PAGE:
Jeano Edwards returns home to shoot a different side to Jamaica

The photographer straddles dual perspectives of the country he left at 16 in ‘EverWonderful’, a self-published new book.

by Ryan White
|
09 August 2021, 7:00am

Last year, we earmarked Jeano Edwards as a young photographer to keep an eye out for as part of our 2020 vision series. In the months since, he's been busy, collaborating with Adidas Originals and Wales Bonner and finishing up 'EverWonderful', his first photobook. Here, as this entirely self-published project becomes available to order, Jeano presents a handful of images from inside the book and discusses his perspective as an artist and a Jamaican who left home for New York and London at 16. 

a man at the bottom of the frame reaches up towards large birds in the sky

“I was born and raised in Jamaica and moved to New York when I was 16. I've been here ever since, except for the two years I spent studying at Goldsmiths in London. And I started taking photos maybe seven or eight years ago. I never wanted to take it seriously -- actually, I remember being very adamant about not wanting to do it as a job! I think this was me finding something that felt very beautiful, special and pure, and I didn't want anything to interfere with that. 

I started taking mostly still-life images around NYC. I love these types of images because so much is reliant on simply being in the right place at the right time with the right elements. Those moments always felt as if time stopped just for you to expose that scene on film. I think I prefer still life, but just for myself -- it's not what I would typically share with the world. 

a young man lies on the grass in the foreground and another young man kneels behind wired fence

Coming from a background where I had no exposure to the arts growing up, I started purely on intuition and following what felt right. As time went on, I became more exposed and involved with the arts and art history. The first photographer I felt inspired me was Henri Cartier-Bresson. His philosophy of "the decisive moment" was the first thing I came across that encapsulated everything I was doing. It still informs how I work today.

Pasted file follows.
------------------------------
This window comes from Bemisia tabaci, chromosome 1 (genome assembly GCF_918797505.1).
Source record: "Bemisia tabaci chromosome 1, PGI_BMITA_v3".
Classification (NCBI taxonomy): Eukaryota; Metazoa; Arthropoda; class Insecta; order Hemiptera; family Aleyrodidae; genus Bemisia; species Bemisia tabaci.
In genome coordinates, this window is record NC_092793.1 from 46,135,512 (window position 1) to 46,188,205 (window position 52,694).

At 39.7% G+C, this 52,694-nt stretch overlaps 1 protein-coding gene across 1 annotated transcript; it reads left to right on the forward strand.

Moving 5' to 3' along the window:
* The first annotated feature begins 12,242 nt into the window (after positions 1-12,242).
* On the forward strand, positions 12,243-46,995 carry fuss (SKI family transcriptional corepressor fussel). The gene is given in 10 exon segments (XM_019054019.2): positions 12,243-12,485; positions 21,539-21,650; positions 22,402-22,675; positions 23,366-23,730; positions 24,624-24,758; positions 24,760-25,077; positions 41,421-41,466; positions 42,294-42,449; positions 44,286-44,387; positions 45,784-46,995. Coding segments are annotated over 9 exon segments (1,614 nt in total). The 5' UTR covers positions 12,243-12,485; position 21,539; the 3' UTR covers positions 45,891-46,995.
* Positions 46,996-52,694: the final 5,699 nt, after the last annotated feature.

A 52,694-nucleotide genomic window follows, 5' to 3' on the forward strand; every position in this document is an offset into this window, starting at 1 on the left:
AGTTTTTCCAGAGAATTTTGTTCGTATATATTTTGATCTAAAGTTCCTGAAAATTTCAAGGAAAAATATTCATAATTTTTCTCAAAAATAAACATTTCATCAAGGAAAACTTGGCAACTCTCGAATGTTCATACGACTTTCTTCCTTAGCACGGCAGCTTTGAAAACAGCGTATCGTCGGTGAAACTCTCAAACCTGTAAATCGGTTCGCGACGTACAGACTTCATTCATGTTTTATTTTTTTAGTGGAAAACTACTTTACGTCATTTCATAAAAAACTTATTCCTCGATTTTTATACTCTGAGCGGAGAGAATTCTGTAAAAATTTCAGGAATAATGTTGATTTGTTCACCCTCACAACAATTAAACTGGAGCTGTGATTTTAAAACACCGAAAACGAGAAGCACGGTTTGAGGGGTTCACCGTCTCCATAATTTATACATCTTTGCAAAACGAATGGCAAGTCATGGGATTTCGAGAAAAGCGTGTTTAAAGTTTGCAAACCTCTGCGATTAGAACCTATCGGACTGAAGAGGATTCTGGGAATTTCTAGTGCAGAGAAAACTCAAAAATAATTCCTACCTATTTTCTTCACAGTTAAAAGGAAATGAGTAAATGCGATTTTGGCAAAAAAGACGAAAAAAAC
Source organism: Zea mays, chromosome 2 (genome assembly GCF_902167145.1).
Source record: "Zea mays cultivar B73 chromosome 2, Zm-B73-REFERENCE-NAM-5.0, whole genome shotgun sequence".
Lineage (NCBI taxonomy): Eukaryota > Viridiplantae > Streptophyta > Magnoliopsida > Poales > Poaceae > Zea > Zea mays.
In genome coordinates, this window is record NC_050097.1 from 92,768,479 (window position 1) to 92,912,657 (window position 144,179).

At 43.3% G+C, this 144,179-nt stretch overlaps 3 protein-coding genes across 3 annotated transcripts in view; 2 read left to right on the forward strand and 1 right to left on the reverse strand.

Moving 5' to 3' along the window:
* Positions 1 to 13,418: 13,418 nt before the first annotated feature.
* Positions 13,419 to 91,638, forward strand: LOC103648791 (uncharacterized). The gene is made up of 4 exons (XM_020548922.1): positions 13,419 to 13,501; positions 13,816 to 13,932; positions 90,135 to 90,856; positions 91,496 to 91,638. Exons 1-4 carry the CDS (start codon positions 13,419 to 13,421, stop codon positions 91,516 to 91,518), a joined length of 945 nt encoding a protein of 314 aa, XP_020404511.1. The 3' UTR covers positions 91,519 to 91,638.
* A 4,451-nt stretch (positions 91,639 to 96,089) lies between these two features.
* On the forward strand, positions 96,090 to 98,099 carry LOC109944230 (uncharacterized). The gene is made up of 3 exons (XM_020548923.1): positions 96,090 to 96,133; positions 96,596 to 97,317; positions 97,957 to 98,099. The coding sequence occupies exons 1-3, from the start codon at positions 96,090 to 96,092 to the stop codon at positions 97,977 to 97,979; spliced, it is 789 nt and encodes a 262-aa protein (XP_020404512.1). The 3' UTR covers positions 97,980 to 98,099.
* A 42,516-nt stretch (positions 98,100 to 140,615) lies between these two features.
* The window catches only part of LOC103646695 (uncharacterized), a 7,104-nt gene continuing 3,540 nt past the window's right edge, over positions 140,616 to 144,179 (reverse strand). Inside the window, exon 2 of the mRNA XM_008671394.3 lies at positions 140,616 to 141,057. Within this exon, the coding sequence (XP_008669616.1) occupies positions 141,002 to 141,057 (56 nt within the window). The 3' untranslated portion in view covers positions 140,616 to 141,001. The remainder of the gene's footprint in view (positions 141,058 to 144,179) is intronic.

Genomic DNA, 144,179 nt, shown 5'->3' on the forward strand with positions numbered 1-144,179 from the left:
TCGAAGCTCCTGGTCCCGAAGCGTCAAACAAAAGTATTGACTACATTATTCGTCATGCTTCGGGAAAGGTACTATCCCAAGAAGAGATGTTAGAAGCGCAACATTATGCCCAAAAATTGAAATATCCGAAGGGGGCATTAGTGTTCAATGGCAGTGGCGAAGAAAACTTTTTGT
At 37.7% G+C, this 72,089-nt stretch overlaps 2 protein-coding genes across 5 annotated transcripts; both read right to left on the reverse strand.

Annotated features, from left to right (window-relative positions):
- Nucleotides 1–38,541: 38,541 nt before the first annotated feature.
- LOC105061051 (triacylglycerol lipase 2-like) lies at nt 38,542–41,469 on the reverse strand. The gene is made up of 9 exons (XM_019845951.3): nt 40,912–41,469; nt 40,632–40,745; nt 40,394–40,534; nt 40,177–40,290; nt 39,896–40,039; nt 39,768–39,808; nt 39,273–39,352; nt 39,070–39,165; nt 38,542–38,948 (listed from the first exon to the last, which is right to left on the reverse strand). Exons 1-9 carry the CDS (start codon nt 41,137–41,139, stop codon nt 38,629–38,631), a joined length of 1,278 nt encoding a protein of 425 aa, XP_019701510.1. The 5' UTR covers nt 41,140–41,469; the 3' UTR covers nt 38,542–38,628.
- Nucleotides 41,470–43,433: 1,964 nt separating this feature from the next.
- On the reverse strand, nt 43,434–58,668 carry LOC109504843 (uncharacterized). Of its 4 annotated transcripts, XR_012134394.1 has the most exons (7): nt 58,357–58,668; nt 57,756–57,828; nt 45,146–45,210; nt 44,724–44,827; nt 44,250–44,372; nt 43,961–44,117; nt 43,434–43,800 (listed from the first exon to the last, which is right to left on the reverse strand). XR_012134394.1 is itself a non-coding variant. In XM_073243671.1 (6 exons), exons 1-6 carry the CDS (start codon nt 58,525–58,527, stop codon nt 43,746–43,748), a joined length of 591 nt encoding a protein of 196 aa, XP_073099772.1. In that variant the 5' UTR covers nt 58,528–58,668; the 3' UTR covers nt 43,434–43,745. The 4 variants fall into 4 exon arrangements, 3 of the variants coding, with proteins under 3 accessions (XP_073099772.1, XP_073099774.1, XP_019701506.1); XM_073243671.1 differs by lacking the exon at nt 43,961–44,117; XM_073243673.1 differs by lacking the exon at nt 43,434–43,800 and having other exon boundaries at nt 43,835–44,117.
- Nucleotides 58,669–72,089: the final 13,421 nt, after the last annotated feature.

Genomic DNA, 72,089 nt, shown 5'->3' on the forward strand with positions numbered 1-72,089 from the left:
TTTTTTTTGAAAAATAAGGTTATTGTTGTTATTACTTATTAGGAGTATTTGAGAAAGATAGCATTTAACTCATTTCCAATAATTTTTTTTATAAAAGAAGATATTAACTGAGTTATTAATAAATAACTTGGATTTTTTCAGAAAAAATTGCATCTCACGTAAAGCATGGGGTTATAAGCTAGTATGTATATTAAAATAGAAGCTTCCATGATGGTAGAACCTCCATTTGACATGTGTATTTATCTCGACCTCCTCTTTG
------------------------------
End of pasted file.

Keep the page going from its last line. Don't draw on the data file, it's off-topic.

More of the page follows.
I wouldn't say I now make work I am happy with yet. I now make work that I don't think is complete shit and work that I can look at and grow from! But I have an idealistic, elusive idea of what I want my work to be. Elusive in the sense that I'm unconsciously moving the goal post every time I get close to it -- a weird built-in, self-sabotaging mechanism.

three young men wearing jeans and no tops lean against a car

Without any exposure to the arts, I didn't grow up seeing photobooks about Jamaica by a Jamaican or anyone for that matter. Maybe there are a ton, and I just don't know about them. Regardless, I wanted to make something that I never had growing up. The title -- EverWonderful -- is inspired by the song "Be Ever Wonderful" by Ted Taylor. It's difficult to say why I went with this. Something about the way I felt when listening to the song felt familiar to how I felt about home. I had the title in mind long before I started to put the book together properly. 

At Goldsmiths, my tutors often said that the process is more important than the output. And while I'm thrilled to be releasing my first book, the process has been the richest. I decided to self-publish and take on the role of editor and designer. And I am happy I decided to, as I learned a lot about the photographs, the people in them and my own growth over the years of working towards the book. I realised that there are a ton of images I took that don't show people's faces -- either their backs are turned to the camera, or their faces are obscured in some way. I started to think about how important privacy is to me -- in terms of how much of myself I am willing to share with people -- and how this characteristic has unconsciously seeped into my work. The only images of people's faces are people I know well.

a man squats on the ground holding out a bottled drink

I wanted to capture a version of Jamaica that was quaint, mundane, but beautiful. I didn't want it to feel overly flamboyant or vibrant -- though flamboyant is one characteristic that is almost impossible to escape in Jamaicans. Now that I've spent 12 years living outside of the island, I see myself both as an insider and an outsider. There are lots of ‘external’ elements that have since shaped how I see the world, but obviously, there is a core that is very much Jamaica. So when I go back, I am rediscovering different aspects of that core with fresh eyes while understanding myself within the culture as I am now and as it is -- it's a beautiful dance.

The images I took in Hampstead, Saint Thomas, are perhaps the most special to me. I spent a lot of my childhood there and to go back and photograph the guys there was really special. Actually, the first photos I took for the book were shot there long before I even knew I was going to make a book.”

Purchase ‘EverWonderful’ here.

a group of women and one man play around on a beach
a woman poses on a ladder, with a white car behind her
a young man with braids, neck tattoos and facial hair
the back of a woman with a pink bandana looking into a wooded area
the shadows of a blind across two men inside
a young woman with red hair in a bikini leans up against a motorbike
a man in a hat stares into the camera and smokes

Credits


All images courtesy Jeano Edwards

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JAMAICA